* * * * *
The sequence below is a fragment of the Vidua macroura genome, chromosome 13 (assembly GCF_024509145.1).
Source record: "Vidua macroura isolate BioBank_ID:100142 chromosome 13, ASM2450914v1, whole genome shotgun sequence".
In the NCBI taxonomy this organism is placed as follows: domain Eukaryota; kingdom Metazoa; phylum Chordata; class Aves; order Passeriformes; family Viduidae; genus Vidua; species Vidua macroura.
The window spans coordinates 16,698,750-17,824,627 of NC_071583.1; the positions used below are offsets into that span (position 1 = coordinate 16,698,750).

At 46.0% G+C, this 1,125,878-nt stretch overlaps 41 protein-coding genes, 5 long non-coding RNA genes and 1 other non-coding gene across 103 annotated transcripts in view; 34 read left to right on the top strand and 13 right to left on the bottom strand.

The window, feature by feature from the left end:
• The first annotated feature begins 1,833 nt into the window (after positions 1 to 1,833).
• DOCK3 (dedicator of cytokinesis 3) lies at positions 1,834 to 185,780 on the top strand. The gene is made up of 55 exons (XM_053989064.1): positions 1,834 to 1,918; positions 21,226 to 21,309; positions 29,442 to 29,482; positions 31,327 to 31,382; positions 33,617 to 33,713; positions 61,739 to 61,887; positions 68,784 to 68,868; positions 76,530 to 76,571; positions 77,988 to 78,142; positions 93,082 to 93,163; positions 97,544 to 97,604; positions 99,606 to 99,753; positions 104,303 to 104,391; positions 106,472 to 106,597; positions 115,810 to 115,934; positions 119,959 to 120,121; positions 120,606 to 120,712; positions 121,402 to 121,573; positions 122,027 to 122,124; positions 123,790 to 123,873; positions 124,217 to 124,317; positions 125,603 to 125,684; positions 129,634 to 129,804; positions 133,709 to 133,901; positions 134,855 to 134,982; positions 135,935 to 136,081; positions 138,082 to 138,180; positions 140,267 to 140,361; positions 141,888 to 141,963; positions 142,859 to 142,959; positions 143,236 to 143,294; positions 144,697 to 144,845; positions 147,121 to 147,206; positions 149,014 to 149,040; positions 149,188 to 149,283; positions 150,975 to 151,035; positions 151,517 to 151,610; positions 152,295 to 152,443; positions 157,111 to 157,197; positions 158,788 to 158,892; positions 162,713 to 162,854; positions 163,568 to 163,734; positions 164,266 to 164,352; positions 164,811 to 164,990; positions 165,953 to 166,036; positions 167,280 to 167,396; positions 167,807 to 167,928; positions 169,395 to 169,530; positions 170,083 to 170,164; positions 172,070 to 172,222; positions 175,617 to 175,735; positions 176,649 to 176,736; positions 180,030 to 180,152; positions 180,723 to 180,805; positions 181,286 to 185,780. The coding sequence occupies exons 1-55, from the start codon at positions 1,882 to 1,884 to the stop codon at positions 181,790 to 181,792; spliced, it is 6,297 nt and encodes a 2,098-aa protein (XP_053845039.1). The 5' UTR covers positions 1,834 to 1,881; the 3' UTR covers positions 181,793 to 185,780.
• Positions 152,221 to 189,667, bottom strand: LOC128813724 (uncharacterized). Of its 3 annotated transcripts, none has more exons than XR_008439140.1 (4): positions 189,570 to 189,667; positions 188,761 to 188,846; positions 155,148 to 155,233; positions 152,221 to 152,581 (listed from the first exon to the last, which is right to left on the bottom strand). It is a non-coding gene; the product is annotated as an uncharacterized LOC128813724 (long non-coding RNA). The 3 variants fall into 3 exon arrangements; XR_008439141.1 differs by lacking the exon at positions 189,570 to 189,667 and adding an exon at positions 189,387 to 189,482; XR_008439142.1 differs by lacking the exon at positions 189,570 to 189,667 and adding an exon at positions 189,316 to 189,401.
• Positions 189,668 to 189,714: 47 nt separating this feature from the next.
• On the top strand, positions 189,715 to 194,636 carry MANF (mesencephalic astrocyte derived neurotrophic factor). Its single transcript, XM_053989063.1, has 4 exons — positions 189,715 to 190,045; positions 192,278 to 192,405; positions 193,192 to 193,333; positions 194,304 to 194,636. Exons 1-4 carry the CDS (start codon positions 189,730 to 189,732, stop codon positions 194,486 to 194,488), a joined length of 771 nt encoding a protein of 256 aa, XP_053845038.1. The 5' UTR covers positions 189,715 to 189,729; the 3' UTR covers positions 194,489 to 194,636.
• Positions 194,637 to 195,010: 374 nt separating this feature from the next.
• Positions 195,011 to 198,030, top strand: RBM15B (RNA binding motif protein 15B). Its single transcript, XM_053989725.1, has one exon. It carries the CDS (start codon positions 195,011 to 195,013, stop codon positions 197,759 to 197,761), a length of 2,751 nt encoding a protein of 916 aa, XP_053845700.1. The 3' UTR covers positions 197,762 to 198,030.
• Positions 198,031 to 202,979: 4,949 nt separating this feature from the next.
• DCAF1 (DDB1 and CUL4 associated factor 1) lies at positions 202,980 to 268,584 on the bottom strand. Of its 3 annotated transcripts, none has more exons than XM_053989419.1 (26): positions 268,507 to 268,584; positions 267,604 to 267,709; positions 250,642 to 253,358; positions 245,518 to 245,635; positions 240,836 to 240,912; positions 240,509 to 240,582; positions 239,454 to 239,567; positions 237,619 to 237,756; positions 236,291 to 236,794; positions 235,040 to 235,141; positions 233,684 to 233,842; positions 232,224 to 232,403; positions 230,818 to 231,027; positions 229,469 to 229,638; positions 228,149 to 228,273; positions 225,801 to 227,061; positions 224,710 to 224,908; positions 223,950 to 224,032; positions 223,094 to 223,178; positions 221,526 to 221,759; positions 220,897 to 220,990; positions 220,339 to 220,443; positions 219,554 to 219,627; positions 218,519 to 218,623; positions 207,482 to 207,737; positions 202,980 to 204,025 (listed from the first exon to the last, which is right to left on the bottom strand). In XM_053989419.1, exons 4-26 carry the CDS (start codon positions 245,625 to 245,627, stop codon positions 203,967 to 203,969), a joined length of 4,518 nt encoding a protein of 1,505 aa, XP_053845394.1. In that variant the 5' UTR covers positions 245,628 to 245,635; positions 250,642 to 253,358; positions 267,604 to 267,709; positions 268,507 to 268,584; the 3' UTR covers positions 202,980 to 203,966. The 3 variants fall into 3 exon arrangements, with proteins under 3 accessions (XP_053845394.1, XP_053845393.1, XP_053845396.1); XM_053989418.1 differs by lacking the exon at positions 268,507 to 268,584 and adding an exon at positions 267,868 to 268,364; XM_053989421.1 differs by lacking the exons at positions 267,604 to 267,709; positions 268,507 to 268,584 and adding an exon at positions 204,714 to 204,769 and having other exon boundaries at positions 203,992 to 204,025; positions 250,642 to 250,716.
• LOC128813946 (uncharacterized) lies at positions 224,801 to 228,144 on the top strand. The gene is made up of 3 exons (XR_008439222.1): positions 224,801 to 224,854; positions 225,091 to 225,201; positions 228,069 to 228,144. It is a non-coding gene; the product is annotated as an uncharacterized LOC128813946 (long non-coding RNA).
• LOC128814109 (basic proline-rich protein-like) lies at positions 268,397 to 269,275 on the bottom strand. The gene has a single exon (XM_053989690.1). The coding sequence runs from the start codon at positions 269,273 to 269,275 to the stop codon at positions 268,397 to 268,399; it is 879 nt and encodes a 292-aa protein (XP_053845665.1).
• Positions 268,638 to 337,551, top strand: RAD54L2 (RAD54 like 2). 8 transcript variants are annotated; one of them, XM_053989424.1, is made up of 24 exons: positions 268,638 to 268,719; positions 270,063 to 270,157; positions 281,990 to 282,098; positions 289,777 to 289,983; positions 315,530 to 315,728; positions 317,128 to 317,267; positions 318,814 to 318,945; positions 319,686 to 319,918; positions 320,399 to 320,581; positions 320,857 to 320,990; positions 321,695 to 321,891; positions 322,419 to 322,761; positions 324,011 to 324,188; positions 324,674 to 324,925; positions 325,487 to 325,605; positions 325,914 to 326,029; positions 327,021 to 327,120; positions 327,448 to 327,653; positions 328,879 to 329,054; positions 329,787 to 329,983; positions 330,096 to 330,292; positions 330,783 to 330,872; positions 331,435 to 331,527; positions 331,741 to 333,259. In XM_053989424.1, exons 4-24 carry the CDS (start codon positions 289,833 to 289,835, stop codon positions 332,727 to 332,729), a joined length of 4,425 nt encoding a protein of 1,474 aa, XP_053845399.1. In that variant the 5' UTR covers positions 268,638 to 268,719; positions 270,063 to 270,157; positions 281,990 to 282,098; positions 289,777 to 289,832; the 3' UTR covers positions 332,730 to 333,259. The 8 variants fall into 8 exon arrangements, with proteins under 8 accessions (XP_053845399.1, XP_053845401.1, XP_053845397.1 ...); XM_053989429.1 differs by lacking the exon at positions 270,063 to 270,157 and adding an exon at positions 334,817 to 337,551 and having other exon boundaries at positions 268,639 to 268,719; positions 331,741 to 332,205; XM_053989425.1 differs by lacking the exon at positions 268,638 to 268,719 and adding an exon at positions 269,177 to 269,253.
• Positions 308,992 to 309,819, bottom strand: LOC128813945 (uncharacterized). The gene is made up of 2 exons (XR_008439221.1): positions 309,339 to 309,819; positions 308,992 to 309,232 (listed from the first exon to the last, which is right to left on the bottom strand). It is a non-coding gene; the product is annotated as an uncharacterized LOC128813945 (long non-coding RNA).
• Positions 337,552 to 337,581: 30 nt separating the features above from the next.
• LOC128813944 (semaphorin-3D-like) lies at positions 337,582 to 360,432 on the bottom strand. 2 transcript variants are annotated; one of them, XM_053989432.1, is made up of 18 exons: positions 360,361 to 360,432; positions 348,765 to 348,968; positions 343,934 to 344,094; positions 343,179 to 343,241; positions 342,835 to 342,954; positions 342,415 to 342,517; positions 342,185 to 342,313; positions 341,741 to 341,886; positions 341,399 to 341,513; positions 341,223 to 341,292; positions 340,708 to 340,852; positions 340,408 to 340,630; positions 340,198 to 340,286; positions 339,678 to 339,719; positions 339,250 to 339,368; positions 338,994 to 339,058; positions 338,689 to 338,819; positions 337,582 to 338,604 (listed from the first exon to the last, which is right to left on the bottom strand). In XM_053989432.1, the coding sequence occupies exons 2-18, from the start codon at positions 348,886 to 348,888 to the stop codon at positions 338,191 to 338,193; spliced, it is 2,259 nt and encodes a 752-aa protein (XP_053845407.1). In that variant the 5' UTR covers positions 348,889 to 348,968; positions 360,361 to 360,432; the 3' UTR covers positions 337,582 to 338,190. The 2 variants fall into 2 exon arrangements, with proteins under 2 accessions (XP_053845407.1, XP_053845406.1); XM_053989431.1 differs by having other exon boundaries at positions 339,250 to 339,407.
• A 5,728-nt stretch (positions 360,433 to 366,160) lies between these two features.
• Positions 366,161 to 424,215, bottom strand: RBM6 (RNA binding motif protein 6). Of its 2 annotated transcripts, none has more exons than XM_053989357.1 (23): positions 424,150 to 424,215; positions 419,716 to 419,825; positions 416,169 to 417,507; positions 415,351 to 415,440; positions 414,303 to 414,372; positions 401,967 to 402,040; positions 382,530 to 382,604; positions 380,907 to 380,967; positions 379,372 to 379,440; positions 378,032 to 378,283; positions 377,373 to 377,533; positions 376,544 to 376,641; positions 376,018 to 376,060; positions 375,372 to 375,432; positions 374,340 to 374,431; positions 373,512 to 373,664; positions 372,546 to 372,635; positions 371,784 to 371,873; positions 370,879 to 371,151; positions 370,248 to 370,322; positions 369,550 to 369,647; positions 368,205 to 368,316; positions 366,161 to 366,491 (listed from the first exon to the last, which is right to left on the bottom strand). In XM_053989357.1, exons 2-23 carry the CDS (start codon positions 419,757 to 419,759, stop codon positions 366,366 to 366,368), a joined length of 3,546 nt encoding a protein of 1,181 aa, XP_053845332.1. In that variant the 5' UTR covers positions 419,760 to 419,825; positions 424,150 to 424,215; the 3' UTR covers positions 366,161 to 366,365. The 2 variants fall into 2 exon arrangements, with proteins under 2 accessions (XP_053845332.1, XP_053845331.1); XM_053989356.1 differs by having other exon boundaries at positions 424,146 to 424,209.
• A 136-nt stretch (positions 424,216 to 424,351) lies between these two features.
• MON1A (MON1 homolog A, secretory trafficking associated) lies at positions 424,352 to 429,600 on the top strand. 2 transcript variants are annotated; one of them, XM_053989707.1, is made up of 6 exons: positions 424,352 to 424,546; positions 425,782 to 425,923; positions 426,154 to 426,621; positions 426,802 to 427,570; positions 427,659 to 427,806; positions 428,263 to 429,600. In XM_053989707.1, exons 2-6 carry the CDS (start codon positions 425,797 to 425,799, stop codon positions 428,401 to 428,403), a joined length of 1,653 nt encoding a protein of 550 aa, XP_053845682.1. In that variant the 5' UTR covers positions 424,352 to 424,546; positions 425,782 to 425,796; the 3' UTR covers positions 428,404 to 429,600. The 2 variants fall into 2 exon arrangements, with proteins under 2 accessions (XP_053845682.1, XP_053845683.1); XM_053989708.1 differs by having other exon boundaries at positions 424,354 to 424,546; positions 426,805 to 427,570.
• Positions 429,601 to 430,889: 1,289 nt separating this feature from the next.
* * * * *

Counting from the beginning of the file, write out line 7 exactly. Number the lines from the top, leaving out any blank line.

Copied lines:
• The first annotated feature begins 1,833 nt into the window (after positions 1 to 1,833).